I tend to keep running while I’m on vacation, because I enjoy it, it’s a nice way to start the day, and you can even use your run to explore a city (like I did in London last summer). While I was on vacation in Maine, I didn’t go for a long run, but I did enjoy a 5ish mile run each morning I was in Portland, kick-starting my appetite for eating all the burgers and cookies, sampling the ice cream spots, and enjoying my first dinner at the amazing Fore Street restaurant. There was no better way to greet the morning in this port city than coming down the hill from our B&B in the West End, running the Portland Eastern Promenade along the waterfront, and looping back uphill for a nice cool-down stroll. After stopping at the bakery for a breakfast cookie of course…
The Eastern Promenade is a 2.1-mile trail built along the path of an old railroad corridor on the Portland waterfront. The start of the trail is at the junction of Commercial Street, which runs along the water in the Old Port area of the city, and the Maine State Pier. This point was just over a mile’s jog from my B&B, so it was the perfect length to get in 5 or so miles and a 1-mile cool down on the way back. My knee and hip can’t take extreme uphill running, and it is quite literally a run down to the water in this city! I wasn’t quite sure on the first morning when I was going to hit the trail. I got to the water, made a left, and knew I had to keep going. I realized I was there when I saw the old railroad cars on the side of the path. The Maine Polar Express is old-fashioned and adorable.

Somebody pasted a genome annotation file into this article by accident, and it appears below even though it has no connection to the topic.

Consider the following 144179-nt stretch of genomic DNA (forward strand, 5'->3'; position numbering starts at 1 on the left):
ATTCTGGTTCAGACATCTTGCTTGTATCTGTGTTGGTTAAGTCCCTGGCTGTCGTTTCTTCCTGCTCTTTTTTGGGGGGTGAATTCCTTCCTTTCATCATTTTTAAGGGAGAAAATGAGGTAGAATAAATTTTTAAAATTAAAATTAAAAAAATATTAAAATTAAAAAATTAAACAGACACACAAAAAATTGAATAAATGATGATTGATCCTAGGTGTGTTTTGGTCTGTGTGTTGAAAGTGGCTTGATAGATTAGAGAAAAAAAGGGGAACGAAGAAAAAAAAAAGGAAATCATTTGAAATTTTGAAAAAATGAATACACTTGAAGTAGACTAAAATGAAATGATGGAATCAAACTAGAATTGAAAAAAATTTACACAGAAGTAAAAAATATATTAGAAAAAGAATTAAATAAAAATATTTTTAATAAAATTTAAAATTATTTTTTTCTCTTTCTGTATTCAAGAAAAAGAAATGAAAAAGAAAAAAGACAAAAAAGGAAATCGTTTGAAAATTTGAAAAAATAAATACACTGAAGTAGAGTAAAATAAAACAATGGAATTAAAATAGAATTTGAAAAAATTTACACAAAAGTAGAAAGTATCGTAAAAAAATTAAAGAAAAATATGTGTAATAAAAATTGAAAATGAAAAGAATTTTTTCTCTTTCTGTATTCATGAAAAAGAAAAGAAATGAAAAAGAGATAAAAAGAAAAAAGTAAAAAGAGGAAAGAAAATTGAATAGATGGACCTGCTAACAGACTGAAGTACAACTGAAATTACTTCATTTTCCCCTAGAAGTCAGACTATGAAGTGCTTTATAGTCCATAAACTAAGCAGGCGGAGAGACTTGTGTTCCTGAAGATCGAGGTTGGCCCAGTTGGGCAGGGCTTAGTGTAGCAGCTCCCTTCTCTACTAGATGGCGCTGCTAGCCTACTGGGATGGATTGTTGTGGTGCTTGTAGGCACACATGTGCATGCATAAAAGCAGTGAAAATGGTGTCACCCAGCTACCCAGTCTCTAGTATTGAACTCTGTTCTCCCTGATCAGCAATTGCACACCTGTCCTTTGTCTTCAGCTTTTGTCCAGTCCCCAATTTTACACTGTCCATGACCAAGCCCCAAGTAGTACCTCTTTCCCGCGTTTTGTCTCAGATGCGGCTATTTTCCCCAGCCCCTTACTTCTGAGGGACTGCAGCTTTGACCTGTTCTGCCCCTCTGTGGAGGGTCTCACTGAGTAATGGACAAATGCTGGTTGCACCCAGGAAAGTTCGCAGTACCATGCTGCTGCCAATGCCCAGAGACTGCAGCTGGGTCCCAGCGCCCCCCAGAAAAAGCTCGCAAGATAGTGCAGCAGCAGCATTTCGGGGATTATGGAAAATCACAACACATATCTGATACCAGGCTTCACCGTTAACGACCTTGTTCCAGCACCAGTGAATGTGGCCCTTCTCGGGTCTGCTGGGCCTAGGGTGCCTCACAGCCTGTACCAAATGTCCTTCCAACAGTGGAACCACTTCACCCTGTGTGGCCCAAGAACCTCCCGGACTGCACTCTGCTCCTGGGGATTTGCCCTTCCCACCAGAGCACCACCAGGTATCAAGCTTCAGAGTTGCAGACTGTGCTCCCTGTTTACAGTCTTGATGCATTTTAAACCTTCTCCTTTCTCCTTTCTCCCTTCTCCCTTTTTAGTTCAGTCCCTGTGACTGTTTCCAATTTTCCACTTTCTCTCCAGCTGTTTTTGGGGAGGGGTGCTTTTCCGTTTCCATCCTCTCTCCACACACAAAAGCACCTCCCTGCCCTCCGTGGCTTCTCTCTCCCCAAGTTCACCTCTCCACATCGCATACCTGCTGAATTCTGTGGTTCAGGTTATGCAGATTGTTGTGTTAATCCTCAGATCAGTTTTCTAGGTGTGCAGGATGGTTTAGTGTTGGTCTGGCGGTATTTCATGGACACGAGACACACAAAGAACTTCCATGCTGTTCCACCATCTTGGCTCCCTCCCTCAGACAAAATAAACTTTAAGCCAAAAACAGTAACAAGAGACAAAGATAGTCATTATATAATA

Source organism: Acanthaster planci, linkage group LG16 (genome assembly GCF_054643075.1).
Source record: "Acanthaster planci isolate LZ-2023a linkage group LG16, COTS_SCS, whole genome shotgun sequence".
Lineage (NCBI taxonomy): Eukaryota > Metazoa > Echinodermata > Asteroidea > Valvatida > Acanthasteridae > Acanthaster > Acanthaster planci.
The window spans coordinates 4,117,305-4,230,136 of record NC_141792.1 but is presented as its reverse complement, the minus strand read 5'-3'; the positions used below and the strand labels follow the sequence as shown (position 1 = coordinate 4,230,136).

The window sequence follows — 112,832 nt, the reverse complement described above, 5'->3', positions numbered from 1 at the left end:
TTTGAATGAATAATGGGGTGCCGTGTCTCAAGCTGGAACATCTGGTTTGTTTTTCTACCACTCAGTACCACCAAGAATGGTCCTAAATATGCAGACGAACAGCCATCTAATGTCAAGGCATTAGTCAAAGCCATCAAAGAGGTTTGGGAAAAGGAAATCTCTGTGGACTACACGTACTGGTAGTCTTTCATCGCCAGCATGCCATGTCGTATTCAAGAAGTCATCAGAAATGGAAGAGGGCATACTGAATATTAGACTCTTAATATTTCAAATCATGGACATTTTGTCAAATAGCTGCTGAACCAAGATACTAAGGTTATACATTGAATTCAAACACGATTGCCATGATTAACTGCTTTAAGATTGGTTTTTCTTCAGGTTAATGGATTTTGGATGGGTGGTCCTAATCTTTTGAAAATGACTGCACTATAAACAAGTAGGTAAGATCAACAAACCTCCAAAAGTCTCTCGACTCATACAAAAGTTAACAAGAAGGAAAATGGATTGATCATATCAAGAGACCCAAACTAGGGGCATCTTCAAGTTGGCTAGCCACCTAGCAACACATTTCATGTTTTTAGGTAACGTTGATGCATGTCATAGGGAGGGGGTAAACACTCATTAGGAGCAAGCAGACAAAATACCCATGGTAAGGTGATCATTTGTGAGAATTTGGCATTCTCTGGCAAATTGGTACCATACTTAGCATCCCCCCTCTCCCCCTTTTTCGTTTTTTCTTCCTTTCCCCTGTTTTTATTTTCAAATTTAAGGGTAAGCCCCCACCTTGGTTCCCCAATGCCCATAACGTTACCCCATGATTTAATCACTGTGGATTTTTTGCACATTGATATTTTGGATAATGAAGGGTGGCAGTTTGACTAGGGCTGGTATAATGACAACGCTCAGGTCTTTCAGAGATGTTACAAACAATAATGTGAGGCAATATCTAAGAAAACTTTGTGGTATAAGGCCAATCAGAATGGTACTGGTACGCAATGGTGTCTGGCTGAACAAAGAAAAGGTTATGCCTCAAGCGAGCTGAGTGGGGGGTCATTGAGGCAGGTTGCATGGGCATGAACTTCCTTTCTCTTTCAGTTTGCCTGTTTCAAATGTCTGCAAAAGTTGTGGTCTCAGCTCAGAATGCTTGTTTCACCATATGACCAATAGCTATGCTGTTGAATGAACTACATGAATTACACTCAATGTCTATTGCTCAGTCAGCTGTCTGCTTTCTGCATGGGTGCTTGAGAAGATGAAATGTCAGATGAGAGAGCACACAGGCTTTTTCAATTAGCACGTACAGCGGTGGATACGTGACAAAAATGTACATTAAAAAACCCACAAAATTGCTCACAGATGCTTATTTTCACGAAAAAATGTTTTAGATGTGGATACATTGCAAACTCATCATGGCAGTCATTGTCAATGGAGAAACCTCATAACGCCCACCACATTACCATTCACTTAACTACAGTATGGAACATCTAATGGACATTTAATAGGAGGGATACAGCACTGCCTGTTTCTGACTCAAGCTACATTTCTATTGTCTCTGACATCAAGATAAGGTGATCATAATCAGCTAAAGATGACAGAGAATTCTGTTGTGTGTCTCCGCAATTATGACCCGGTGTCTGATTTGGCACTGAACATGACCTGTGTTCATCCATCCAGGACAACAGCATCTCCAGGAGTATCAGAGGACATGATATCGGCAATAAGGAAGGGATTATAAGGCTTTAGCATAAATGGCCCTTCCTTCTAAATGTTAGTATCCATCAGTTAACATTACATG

The water view along the first part of the trail includes the pier with larger ships, which turns into smaller boats, and becomes just the water and even a few spots of beach. It seems to be a popular location to host races, because there was a start and finish line marked when I was running there for a race that had already happened, as well as signs being put up for what turned out to be a race happening on the Saturday I was there (just a little while after I finished my own run!) Because it’s an out and back, Brett joked that it looked like the world’s shortest race. I think it was a 5k or 10k.
I really love being able to see the water when I’m running. It’s part of what I enjoy about running on boardwalks or dirt trails near water, and even though this path is almost entirely regular pavement, there are a few places where you can go onto sand for .1-.2 miles. And if you want to vary the terrain, you can head up the Loring Memorial Trail via an entrance from the promenade, which makes for a little bit of hilly trail running.
The steps up and down are steep, but it’s really cool to feel like you’re running in the woods one minute and then, once you come down again, be able to look out at the ocean. That’s actually one of my favorite things about coastal New England in general. I grew up in a Connecticut town that’s fairly hilly and woodsy, but we were also just 15-20 minutes from the Sound. I appreciate the feeling of being surrounded by trees and nature but also having such easy access to water. The Portland area definitely fits this mold, as does Kennebunkport.
The photos above all showcase the trail in the early, rather gray morning light, because I woke up and got out for my run before 7am each day so I could be back for breakfast at the B&B and we could get a jump on our activities. But one morning, Brett and I went back for a walk so he could see it too, and we got our sunny harbor views at last. A little more sun than he bargained for, actually! We both agreed that if you’re in Portland and looking for a good place to walk or run without having to get in a car, the Eastern Promenade Trail is the place to go.
Do you stick to your running routine while on vacation?
What are your favorite cities to run in?
If you’ve been to Portland or live there, where do you like to walk or run?
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